19 FEB, 2013, ABHEEK BARMAN,ET BUREAU
By March 2, the MNA had overrun the Aizawl treasury and armoury and was at the headquarters of theAssam Rifles. It had also captured several smaller towns south of Aizawl. The military tried to ferry troops and weapons by helicopter, but was driven away by MNA snipers.
So, at 11:30 am on March 5, the air force attacked Aizawl with heavy machine gun fire. On March 6, the attack intensified, and incendiary bombs were dropped. This killed innocents and completely destroyed the four largest areas of the city: Republic Veng, Hmeichche Veng, Dawrpui Veng and Chhinga Veng.
Locals left their homes and fled into the hills in panic. The MNA melted away into surrounding gorges, forests and hills, to camps in Burma and the then East Pakistan. The air force strafed Aizawl and other areas till March 13. One local told a human rights committee set up by Khasi legislators GG Swell and Rev Nichols Roy that, “There were two types of planes which flew over Aizawl — good planes and angry planes. The good planes were those which flew comparatively slowly and did not spit out fire or smoke; the angry planes were those which escaped to a distance before the sound of their coming could be heard and who spat out smoke and fire.”
This was the first— and only — time that the air force has been used to attack Indians in India. It cleared Aizawl and other cities of the MNA, but did not finish off the insurgency, which would last for another 20 years. Till the 1980s, the Indian military stoutly denied the use of air attacks in Mizoram in 1966.
By 1967, the Armed Forces Special Powers Act was in force in the area that is now Mizoram. That year, the eastern military brass, led by the then Lt General Maneckshaw, and government decided to implement the second terrible thing it did in Mizoram. This was called ‘regrouping of villages.’
At the that time, there was one road coming south from Silchar in Assam, that traveled all the way down to where the state’s limits ended. To the east and west of this road were vast tracts of forests, hills and ravines, dotted with hundreds of villages.The military plan was to gather villagers from all over, and cluster them along the side of this road. These new, so-called Protected and Progressive Villages (PPVs), were nothing but concentration camps, minus gas chambers. The movement was supposed to be voluntary — people in some far off hamlet were supposed to jump with joy when told to give up their land, crops and homes to trek hundreds of miles and live behind barbed wire. Actually, the military told villagers to take what they could carry on their backs, and burn everything else down. Elders signed ‘consent’ papers at gunpoint.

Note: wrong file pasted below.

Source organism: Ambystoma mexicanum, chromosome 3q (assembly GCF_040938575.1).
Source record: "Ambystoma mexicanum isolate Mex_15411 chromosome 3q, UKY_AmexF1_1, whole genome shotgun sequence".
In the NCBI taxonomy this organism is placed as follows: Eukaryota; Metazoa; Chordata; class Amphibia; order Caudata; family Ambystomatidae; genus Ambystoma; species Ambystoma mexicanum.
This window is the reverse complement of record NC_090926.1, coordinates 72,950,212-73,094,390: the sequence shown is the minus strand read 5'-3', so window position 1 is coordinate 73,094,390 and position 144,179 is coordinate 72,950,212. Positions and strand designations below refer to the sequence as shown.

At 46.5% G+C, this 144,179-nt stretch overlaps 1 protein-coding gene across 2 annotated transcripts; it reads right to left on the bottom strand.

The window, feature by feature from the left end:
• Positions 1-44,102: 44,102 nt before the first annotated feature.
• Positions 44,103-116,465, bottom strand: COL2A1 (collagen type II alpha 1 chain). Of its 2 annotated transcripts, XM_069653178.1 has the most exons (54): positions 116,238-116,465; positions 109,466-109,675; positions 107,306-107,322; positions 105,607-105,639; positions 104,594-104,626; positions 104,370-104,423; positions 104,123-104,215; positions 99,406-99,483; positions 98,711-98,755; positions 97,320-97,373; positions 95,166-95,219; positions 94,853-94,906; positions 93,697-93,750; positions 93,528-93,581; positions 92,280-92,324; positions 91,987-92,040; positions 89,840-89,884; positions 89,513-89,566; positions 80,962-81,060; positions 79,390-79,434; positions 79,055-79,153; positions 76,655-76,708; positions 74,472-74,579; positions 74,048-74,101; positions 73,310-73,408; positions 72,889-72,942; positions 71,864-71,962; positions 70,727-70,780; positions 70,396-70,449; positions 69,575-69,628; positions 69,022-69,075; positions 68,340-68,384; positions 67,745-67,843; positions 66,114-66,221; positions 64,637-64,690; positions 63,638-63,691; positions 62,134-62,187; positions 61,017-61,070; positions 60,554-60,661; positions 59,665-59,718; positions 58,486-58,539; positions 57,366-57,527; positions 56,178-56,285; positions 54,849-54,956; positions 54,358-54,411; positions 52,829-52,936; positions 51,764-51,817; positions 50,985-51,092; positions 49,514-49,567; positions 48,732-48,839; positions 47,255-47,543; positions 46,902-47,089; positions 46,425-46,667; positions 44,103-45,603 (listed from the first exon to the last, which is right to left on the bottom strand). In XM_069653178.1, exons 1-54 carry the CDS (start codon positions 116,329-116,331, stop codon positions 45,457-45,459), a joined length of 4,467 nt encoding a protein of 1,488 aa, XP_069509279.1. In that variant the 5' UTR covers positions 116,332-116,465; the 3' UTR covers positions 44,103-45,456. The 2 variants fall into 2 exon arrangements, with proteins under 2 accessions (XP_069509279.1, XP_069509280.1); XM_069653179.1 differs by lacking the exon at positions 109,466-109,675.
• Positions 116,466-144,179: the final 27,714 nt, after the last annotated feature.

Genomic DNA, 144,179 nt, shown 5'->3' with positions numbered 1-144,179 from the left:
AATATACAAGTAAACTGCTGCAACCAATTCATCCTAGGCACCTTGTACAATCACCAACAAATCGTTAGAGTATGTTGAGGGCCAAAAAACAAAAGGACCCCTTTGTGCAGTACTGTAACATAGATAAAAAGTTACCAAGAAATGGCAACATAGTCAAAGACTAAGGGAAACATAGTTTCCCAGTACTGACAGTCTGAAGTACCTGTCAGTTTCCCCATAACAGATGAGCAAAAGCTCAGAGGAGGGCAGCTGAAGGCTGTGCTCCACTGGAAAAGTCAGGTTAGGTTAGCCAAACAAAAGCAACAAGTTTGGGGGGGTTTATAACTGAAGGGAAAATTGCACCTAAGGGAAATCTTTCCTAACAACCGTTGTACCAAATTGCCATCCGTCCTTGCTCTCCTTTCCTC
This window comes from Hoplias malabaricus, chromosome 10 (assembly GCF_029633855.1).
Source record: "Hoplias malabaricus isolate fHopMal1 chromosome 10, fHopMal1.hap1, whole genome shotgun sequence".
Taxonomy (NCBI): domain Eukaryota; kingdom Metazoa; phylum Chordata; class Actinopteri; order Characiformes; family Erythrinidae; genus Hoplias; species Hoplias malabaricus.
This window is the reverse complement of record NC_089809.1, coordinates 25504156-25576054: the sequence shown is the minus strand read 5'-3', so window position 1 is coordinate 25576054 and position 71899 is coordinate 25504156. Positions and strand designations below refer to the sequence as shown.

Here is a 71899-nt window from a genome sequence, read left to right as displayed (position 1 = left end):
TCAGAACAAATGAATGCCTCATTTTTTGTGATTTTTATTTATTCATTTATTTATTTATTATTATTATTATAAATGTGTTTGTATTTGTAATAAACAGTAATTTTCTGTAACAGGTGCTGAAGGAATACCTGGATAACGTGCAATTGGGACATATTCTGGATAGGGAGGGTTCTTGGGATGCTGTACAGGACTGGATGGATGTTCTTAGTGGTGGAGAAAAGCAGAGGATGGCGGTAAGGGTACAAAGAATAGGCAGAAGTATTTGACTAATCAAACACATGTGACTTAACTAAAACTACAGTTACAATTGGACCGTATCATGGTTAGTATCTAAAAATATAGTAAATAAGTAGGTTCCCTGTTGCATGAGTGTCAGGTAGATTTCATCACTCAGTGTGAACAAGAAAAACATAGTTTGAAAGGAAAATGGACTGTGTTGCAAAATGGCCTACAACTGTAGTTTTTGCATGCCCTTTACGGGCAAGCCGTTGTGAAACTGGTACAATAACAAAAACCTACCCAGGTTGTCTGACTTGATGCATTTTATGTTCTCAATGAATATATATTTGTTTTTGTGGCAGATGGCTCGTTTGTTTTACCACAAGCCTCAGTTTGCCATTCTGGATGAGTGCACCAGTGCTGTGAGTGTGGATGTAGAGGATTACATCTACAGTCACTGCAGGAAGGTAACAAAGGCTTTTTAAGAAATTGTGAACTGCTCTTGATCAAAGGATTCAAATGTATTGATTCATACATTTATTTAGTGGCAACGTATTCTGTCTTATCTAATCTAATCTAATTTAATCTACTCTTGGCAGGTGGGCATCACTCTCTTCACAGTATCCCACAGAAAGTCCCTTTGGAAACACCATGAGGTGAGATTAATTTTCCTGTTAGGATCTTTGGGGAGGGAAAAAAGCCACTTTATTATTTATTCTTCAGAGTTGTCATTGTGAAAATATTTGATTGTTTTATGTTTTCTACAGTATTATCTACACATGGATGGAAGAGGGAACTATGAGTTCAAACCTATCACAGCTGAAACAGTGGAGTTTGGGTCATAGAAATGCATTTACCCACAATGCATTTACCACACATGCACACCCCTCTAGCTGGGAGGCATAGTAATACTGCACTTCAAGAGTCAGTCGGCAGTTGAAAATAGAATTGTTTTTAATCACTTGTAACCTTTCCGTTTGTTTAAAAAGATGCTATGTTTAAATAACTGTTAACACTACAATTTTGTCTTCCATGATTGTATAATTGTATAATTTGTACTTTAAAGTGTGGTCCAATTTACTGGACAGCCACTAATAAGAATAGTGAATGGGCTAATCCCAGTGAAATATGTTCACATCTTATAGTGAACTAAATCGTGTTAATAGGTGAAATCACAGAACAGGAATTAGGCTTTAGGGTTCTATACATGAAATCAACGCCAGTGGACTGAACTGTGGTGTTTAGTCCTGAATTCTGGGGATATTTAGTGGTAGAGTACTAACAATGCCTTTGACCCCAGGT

In every case, villagers refused to move. When they were coerced to march, they would refuse to burn down their properties. Then, the military officer and his men would torch the whole place down. They would march in a column guarded by the military, to their designated PPV.
Life here was tough: each resident was numbered and tagged, going and coming was strictly regulated and rations were meagre. In the PPVs’ confines, tribal conventions broke down. In the scramble for scarce resources, theft, murder and alcoholism became widespread.
The regrouping destroyed the Mizos’ practice of jhum, or shifting cultivation. There was little land inside the PPVs and their original jhum areas had been left far behind in the interiors. Farm output fell off a cliff. Mizoram suffered from near-famine conditions, supplemented by what little the military could provide, for the next three years.
Why were the villagers herded into the PPVs? The military reckoned that keeping villagers under their eyes would keep them from sheltering insurgents or joining the MNA. The original villages, crops and granaries were destroyed to deny wandering insurgents shelter and food.
These ideas were picked up by our officers from the colonial British playbook. The British had regrouped villages during the Boer war in the early 20th century, in Malaya, where they interned Chinese in special camps and in Kenya where villages were uprooted to crush the Mau Mau revolt.
The British could get away with all this because they were inflicting pain on a subject population. The Indian establishment had no such fig leaf: it was giving grief to its own citizens.
The scale of the Mizoram regrouping was awesome. Out of 764 villages, 516 were evacuated and squeezed into 110 PPVs. Only 138 villages were left untouched. In the Aizawl area, about 95% of the rural population was herded into PPVs. No Russian gulag or German concentration camp had hosted such a large chunk of the local population.
The first PPVs were dismantled in 1971, but the last ones continued for another eight years. The MNA revolt ended in 1986. No government has expressed regret for the bombing and regrouping.
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